None of the incidents that forcefully point to Europe’s “Turkish awakening” happened out of the blue. At the beginning of February, German Chancellor Angela Merkel and Erdogan held a tense meeting in Ankara. Erdogan clearly rejected Merkel’s mention of “Islamist terror” on grounds that “the expression saddens Muslims because Islam and terror cannot coexist”. The row came at a time when a German investigation into Turkish imams in Germany spying on Erdogan’s foes made signs of reaching out to other parts of Europe. Peter Pilz, an Austrian lawmaker, said that he was in possession of documents from 30 countries that revealed a “global spying network” at Turkish diplomatic missions.

At the beginning of March, after Turkey said it would defy opposition from German and Dutch authorities and continue holding rallies in both countries, Austrian Chancellor Christian Kern called for an EU-wide ban on campaign appearances by Turkish politicians.

In response, further challenging Europe, Turkey arrested Deniz Yucel, a Turkish-German reporter for a prominent German newspaper, Die Welt, on charges of “propaganda in support of a terrorist organization and inciting the public to violence.” Yucel had been detained after he reported on emails that a leftist hacker collective had purportedly obtained from the private account of Berat Albayrak, Turkey’s energy minister and Erdogan’s son-in-law.

Erdogan’s propaganda war on “infidel” Europe has the potential to further poison both bilateral relations with individual countries and with Europe as a bloc. Not even the Turkish “expats” are happy. The leader of Germany’s Turkish community accused Erdogan of damaging ties between the two NATO allies. Gokay Sofuoglu, chairman of the Turkish Community in Germany, which is an umbrella for 270 member organizations, said: “Erdogan went a step too far. Germany should not sink to his level”.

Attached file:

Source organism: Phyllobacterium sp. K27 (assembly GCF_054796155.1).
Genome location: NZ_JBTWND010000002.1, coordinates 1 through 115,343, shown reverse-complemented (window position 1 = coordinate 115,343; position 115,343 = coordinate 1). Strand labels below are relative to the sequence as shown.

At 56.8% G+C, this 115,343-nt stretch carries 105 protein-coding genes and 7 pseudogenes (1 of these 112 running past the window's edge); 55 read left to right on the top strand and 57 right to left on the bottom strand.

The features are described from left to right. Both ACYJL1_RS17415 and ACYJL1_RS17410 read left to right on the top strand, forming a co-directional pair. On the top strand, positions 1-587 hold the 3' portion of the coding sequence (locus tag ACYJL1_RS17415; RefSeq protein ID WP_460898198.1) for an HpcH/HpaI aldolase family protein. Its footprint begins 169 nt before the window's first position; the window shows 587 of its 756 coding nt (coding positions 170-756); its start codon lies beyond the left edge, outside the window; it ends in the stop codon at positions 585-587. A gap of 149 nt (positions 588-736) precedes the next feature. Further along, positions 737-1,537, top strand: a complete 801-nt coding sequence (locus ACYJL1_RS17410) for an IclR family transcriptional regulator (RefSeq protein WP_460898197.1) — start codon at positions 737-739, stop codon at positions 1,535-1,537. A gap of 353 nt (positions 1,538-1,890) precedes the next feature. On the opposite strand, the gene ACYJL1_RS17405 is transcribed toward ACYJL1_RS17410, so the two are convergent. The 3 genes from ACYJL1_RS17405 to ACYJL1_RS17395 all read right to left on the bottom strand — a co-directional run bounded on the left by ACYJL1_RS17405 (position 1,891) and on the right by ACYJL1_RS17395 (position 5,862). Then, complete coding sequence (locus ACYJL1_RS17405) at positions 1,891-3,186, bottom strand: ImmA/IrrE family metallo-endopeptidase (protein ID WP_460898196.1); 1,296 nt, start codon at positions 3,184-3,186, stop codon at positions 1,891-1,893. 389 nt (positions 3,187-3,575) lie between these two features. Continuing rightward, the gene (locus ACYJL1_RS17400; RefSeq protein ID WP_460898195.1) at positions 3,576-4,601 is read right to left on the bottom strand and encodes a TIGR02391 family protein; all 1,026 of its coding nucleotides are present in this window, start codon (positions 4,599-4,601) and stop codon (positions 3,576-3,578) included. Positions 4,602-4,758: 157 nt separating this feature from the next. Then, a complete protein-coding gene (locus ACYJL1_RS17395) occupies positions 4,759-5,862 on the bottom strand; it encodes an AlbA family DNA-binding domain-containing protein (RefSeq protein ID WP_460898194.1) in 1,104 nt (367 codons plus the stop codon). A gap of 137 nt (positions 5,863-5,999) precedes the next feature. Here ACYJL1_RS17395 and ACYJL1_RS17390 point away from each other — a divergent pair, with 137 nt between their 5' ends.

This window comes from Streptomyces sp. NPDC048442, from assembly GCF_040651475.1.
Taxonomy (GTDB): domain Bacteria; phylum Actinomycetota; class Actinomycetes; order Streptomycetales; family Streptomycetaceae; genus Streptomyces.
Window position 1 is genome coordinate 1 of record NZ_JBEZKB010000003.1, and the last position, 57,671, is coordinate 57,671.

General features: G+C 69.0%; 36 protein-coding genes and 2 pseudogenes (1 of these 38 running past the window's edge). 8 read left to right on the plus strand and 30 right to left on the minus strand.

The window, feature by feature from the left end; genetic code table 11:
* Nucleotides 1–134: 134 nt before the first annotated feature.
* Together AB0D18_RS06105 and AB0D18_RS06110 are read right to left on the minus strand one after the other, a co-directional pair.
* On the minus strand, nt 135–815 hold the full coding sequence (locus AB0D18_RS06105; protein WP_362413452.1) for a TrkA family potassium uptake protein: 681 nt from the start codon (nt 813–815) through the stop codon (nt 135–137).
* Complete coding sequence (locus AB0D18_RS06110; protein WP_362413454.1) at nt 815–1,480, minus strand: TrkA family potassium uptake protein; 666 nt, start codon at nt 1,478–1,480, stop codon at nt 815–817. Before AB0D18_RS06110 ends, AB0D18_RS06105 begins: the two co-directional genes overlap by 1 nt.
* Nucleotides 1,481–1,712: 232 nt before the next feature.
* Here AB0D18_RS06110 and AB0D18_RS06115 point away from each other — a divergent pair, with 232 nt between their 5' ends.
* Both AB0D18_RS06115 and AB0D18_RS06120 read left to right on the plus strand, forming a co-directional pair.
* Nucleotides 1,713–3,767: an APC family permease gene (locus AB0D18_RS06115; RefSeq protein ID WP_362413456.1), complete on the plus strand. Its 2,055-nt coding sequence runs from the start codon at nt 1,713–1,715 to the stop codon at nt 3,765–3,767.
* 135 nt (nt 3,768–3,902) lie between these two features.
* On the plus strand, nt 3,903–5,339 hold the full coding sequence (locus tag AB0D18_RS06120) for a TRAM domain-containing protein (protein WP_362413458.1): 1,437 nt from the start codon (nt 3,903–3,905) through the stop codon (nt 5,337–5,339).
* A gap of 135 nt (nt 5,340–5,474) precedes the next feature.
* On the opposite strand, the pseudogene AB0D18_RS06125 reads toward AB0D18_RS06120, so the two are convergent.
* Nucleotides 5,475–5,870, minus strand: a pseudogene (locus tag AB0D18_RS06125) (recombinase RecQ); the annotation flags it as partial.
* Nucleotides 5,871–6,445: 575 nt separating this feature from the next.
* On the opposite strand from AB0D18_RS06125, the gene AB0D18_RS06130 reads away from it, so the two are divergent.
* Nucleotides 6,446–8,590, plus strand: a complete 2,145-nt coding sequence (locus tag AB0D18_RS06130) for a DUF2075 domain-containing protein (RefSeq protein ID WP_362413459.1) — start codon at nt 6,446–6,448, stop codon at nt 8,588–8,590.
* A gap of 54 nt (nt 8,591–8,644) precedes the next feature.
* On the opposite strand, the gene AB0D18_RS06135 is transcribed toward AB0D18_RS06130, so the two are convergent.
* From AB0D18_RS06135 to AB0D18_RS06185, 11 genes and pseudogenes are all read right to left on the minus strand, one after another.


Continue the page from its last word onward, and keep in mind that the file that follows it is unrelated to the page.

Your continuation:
The most recent wave of tensions between Erdogan’s Turkey and Europe, which it theoretically aspires to join, have once again unveiled the long-tolerated incompatibility between Turkey’s predominantly conservative, Islamist and often anti-Western political culture and Europe’s liberal values.

Turkey increasingly looks like Saddam Hussein’s Iraq. During my 1989 visit to Iraq a Turkish-speaking government guide refused to discuss Iraqi politics, justifying his reluctance as: “In Iraq half the population are spies… spying on the other half.” Erdogan’s Turkey has officially embarked on a journey toward Western democracy. Instead, its Islamist mindset is at war with Western democracy.

The Turkish-Dutch culture clash

March 13, 2017

The Turkish-Dutch culture clash, Israel Hayom, Ariel Bolstein, March 13, 2017

How ironic that the Netherlands, Germany and Switzerland (and you can be sure that others in the Old World will follow) suddenly praise sovereignty and protest against attempts by the dictator in Ankara to interfere in their affairs. Indeed, the actions of a variety of European bodies in regard to Israel are no different from those of Erdogan. He is trying to influence Europe’s internal affairs, funding organizations and communities that suit his outlook, and that is exactly what the EU is trying to do with us. At least Erdogan has an excuse in that he is to a great extent communicating with his citizens on the continent. But the Europeans interfere in Israel’s affairs with the aim of influencing its democratic elections, and without even the slightest justification for doing so.

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The recent confrontation between Turkey and the Netherlands is indicative of the significant change underway in both countries. It all began when the Netherlands prevented Turkish Foreign Minister Mevlut Cavusoglu from entering the country. Cavusoglu was scheduled to attend a rally in support of Turkish constitutional reforms that would increase presidential powers in the country. Turkish President Recep Tayyip Erdogan responded to the move by calling the Dutch fascists and Nazis. Turkey has further threatened the Netherlands with sanctions.